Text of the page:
The city nonetheless contends that, even though arguendo it deprives blacks of their right to participate equally in the political process, the substantial black majority of Woodville's voting-age population prevents the district court from ordering relief under the Act. The city points out that federal courts have widely accepted that, absent extraordinary circumstances, an electoral district in which minorities comprise 60 percent of the voting-age population should be considered a "safe" district where minorities have a reasonable chance of electing a candidate who will respond to their needs. See, e.g., Mississippi v. United States, 490 F.Supp. 569, 575 (D.D.C.1979) (three-judge panel), aff'd, 444 U.S. 1050, 100 S.Ct. 994, 62 L.Ed.2d 739 (1980). Since blacks already comprise 60 percent of Woodville's voting-age population, the city argues, Woodville should be considered a black "safe" district unless sociological, electoral, or political information indicates that a larger black majority is required. Cf. Ketchum v. Byrne, 740 F.2d 1398, 1415-16 nn. 20 & 21 (7th Cir.1984) (indicating that 60% voting-age population norm should be adjusted upward or downward when the facts so warrant), cert. denied, 471 U.S. 1135, 105 S.Ct. 2673, 86 L.Ed.2d 692 (1985). Yet, the city continues, the plaintiffs have failed to produce any evidence that a greater black majority would be necessary to create a safe district of Woodville, and therefore have failed to rebut the city's motion for summary judgment.

11

We find the city's concession of a violation of the Voting Rights Act to be both logically and factually inconsistent with its stance that Woodville is already a safe district. Our review of the usage of the term "safe district" in the relevant jurisprudence has convinced us that the term signifies nothing more or less than an electoral district in which a majority of the residents shares a politically significant characteristic or interest, and that majority is sufficiently large to make it likely that the district will elect a representative with the same characteristic or interest.1 We find it fundamentally inconsistent for the city to concede that its electoral system provides blacks less opportunity than whites to participate in the political process and elect representatives of their choice, yet at the same time to insist that blacks in Woodville are likely to elect the representative of their choice. The one fact that is clear on the meager record before us is that black candidates are unlikely to be elected to office in Woodville. Interpreted in light of the city's limited concession of a violation of section 2 due to dilution of black voting strength, this lack of success at the polls must be regarded, not as happenstance, but as the result of the city's electoral structure operating in conjunction with significant white bloc voting, and in spite of the existence of a politically cohesive black community which is sufficiently large and compact to constitute a majority in a single-member district. See Thornburg v. Gingles, --- U.S. ----, 106 S.Ct. 2752, 2766-67, 92 L.Ed.2d 25 (1986) (setting forth elements of section 2 violation where dilution of minority votes by at-large system alleged). Viewed in the light most favorable to the plaintiffs, this record reveals a genuine issue of material fact as to whether Woodville, as presently constituted, is a safe district in which blacks are likely to elect the representatives of their choice.2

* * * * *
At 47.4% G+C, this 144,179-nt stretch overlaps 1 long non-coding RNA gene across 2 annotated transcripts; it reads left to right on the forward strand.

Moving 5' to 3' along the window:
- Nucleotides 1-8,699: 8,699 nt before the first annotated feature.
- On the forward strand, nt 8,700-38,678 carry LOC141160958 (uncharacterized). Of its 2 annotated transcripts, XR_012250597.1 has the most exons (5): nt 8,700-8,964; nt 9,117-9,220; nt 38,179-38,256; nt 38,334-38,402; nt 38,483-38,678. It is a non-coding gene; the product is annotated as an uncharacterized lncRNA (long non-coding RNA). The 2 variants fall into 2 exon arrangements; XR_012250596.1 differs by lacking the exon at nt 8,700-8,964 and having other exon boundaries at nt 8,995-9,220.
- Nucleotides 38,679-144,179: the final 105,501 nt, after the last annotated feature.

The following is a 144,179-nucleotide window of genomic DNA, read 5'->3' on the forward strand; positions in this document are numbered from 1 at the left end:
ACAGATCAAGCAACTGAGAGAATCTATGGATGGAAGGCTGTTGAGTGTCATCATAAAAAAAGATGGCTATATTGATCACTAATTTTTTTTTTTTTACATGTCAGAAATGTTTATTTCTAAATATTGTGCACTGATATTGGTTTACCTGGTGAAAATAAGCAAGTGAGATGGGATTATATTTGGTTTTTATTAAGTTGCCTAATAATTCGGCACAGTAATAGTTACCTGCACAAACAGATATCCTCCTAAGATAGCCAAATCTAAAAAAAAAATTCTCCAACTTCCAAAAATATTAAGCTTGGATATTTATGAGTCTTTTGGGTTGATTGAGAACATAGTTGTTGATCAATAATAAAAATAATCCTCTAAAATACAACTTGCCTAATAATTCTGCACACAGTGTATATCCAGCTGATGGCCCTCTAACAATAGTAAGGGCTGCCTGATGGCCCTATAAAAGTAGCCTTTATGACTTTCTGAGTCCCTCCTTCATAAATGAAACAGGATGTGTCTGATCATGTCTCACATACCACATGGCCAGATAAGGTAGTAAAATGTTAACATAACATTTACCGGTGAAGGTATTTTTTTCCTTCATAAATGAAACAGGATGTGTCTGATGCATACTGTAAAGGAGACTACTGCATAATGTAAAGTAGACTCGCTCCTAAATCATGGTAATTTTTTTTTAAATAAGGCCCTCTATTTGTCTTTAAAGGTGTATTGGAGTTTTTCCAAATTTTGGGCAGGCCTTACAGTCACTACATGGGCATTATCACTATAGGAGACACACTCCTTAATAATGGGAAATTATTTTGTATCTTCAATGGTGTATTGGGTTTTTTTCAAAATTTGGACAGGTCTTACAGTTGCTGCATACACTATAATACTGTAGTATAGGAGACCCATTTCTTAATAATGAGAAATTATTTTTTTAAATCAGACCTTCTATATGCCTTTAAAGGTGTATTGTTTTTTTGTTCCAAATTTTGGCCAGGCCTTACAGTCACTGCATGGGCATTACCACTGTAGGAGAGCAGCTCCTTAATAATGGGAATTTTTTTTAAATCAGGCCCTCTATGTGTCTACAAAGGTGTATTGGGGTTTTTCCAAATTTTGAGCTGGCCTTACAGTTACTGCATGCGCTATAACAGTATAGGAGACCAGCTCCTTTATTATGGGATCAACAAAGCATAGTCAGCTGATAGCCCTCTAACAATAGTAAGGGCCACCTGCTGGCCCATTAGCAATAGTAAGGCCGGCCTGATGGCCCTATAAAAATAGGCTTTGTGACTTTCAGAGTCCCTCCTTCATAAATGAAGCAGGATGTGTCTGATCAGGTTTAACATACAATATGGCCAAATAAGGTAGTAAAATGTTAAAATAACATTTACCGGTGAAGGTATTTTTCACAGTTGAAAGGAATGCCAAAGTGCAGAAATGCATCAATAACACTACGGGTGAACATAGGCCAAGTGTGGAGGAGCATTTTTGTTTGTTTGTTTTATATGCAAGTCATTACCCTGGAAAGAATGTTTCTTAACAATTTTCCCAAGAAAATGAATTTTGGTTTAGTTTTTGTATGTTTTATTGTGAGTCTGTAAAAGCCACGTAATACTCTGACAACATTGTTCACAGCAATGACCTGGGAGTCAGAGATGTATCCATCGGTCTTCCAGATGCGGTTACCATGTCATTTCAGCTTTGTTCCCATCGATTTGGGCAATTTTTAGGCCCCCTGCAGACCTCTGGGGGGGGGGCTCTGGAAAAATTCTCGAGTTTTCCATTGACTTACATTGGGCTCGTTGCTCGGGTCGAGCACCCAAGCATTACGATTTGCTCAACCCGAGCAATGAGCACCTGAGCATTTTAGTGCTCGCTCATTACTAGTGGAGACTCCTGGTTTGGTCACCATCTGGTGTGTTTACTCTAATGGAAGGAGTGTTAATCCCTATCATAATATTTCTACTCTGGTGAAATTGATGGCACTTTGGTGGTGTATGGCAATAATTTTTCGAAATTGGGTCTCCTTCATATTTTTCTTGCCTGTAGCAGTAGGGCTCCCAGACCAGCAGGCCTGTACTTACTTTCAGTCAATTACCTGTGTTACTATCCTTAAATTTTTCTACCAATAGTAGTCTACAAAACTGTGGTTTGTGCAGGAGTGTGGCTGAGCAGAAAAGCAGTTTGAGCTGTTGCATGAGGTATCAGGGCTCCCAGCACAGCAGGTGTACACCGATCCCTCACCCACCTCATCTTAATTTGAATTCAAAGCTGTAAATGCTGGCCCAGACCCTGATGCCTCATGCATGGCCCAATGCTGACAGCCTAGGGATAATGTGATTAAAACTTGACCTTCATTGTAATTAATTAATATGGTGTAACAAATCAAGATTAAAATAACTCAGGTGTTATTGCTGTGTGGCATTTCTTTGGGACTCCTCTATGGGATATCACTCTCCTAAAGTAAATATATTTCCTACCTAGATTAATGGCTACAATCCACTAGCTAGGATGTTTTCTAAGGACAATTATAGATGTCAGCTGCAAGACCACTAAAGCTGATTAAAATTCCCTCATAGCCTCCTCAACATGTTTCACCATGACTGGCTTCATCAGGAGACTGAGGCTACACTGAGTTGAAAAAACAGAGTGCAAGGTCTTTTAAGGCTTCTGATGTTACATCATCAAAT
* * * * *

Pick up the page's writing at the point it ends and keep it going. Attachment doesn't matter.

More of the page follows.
III.

12

For the reasons discussed above, the judgment entered by the district court is REVERSED and this case is REMANDED for further proceedings.

*

District Judge of the Northern District of Texas, sitting by designation

1